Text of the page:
Thursdays are always a big day in the journalism world. It is the day of the week when the femme edition of the New York Times comes out, with both Styles and Home sections full of ads for weekend shoppers.

I started out in life writing for one of the so-called soft news sections of a great metropolitan daily newspaper. Not only was it not soft news, it was the only way to cover what was happening, the only real news written in the hard-fought style of the New Journalism. Tracking the permutations of the so-called soft news sections of the newspaper since the halcyon days when we invented rock ‘n’ roll, ended racial ‘n’ sexual discrimination ‘n’ The War, and invented the dear departed New Journalism, is the way of the ice floe.

Roz Russell and Cary Grant face off as reporters, His Girl Friday, 1940.

Oddly enough, I’ve been a fan of the derriere garde ladymags all these years, and when the Times femme section editors decide to be exciting and cover something New, like how to talk to your children about internet porn,  in the way of Home or Styles, something butch, like — I can’t remember the specific piece that made my heart sink recently. It wasn’t DIY wi-fi installation, wiring, real estate resale, asphalting your own driveway — all those things are femme these days, with my beloved house blogger chicks each and all wielding big bad power tools with enviable Born This Way girly muscles. Watching Ana White measure out roof trusses for the duplex she is building for her mother and mother-in-law, in Alaska, people, gives me the same thrill I felt forty years ago, first reading the famous Click essay by Jane O’Reilly in the incendiary, premier Ms. preview insert of New York magazine. Click. Yeah, I’m a feminist. You are too.

The NYT Home story that made my heart sink would have been in the soul-murdering R.W. Apple tradition of the Grey Lady, when she gets one of her very fast writers to churn out 5,000 words on such a re-re-rendering of received wisdom squeezed from a 500-year-old turnip, that you wonder if they’d know what news is if it bit them on the big grey booty. And there are real news stories out there in the Home and Styles world — how the one per cent live: techno MacMansions, the brutalist masculinist Playboy philosophy homes of the software moguls at the top of the Home list, and — well, there’s a million story ideas for Styles. Blatant elbows-out plagiarism among the MILF-porn house blogger bitches seeking monetization, for one thing.(What’s up with Heather Armstrong? Penelope Trunk? Yipes.) That whole suburban MILF-porn tube-top-‘n’-chandelier-earrings-SUV-devil-spawn-train-wreck phenom that kept my eyes glued to the nanny shows. Cheese with that? Yes, please.

Why it is I still look forward to the Thursday femme edition when it so seldom delivers news I’m far ahead of them on can only be attributed to nosiness. Glimpses of what other people are doing with their houses — the guy and his girlfriend with separate Caribbean Boho bungalows on a small tropical property, ohhh! — is pretty much all I care about, and it extends to Katherine Boo’s shacks in the Mumbai slum of Annawadi. How do you build and decorate one? All us survivalists, headed into 40 years of old age with no Social Security, need to know.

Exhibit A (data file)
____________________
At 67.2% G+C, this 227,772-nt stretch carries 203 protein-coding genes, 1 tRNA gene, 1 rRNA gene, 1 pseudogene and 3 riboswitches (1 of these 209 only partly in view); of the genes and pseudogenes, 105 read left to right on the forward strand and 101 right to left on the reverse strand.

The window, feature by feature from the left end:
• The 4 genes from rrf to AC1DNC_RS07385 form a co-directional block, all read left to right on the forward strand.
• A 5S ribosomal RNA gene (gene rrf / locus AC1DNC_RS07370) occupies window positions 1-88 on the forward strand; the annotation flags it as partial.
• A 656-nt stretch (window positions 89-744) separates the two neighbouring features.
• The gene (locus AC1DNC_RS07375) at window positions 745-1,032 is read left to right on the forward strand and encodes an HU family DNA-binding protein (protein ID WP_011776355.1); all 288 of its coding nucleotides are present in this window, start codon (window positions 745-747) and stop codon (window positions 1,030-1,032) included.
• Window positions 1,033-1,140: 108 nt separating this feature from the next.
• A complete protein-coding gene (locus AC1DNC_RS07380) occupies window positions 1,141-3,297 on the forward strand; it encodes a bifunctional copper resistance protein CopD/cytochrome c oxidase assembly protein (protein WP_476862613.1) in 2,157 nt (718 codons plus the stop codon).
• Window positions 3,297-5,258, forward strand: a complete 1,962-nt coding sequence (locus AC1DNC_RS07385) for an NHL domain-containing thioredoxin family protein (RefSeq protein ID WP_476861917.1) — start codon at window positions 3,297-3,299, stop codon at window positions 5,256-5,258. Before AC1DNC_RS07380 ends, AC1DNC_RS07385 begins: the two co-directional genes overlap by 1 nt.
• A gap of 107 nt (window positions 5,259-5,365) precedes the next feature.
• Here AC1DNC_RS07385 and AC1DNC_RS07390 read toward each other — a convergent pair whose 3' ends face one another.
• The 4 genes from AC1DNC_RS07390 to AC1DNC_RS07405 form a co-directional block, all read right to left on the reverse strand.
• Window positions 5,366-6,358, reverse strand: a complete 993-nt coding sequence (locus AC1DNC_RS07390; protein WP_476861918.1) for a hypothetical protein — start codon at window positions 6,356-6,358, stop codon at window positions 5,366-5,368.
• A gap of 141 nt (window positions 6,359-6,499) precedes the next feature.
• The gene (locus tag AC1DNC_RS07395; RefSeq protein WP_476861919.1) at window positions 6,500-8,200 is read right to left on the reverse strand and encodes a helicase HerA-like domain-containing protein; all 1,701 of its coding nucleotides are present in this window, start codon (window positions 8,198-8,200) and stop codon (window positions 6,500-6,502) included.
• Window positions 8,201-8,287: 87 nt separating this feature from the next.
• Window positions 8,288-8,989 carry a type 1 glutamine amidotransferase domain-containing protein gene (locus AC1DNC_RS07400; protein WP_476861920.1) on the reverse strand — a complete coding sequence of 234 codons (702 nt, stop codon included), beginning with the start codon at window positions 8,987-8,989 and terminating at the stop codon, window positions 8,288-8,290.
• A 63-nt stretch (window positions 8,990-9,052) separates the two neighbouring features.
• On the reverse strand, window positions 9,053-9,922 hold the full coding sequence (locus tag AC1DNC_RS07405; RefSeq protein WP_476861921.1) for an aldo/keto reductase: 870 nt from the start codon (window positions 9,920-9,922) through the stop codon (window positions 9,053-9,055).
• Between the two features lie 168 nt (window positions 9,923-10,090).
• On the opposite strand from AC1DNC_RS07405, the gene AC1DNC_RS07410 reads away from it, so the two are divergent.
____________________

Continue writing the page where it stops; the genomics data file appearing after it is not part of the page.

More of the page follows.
So today I open the femme edition. On page one, there’s a mysterious non-story about what didn’t happen when the Chinese dissident was forced out? — of the U.S. embassy in Beijing.

There was, as the lede of the Home section, a tour of the White House. Been there, done that. How about an interview with Michele’s mother, who didn’t want to move in because it was a museum? How did she deal? How about a story on the massive bunker/”Visitor Center”/green zone that has been built around the White House and under the Washington Monument since 9/11? In what way would the billions spent ward off either an airplane attack — was the Pennsylvania plane really headed for the White House? — or a handheld missile launcher attack by a pedestrian on 16th Street? You can buy one with your credit card in Alexandria. For realz. That’s a nice Home Land Security story, the closing by George W. Bush of the White House and Pennsylvania Avenue to the public. Where is it?

In Styles, a completely unreadable story by the wonderful Guy Trebay flogging something nobody gives a spit about — another ratfark art show, billed as possibly New York’s version of Art Basel Miami Beach. My eyes glaze over. Cover the cruising story, yes. The predatory collecting habits of the one per cent — the world-record shattering $120 million for a bad version of “The Scream”? — yes. The ratfark? The art? Is not the story. Sorry, Guy. It feels like the sports reporters who won’t cover the NFL brain injury/Junior Seau story. They fear, by covering the cruising/collecting stories, losing their access.

Give me Ana White and her pink power drill any day. And git ‘er done.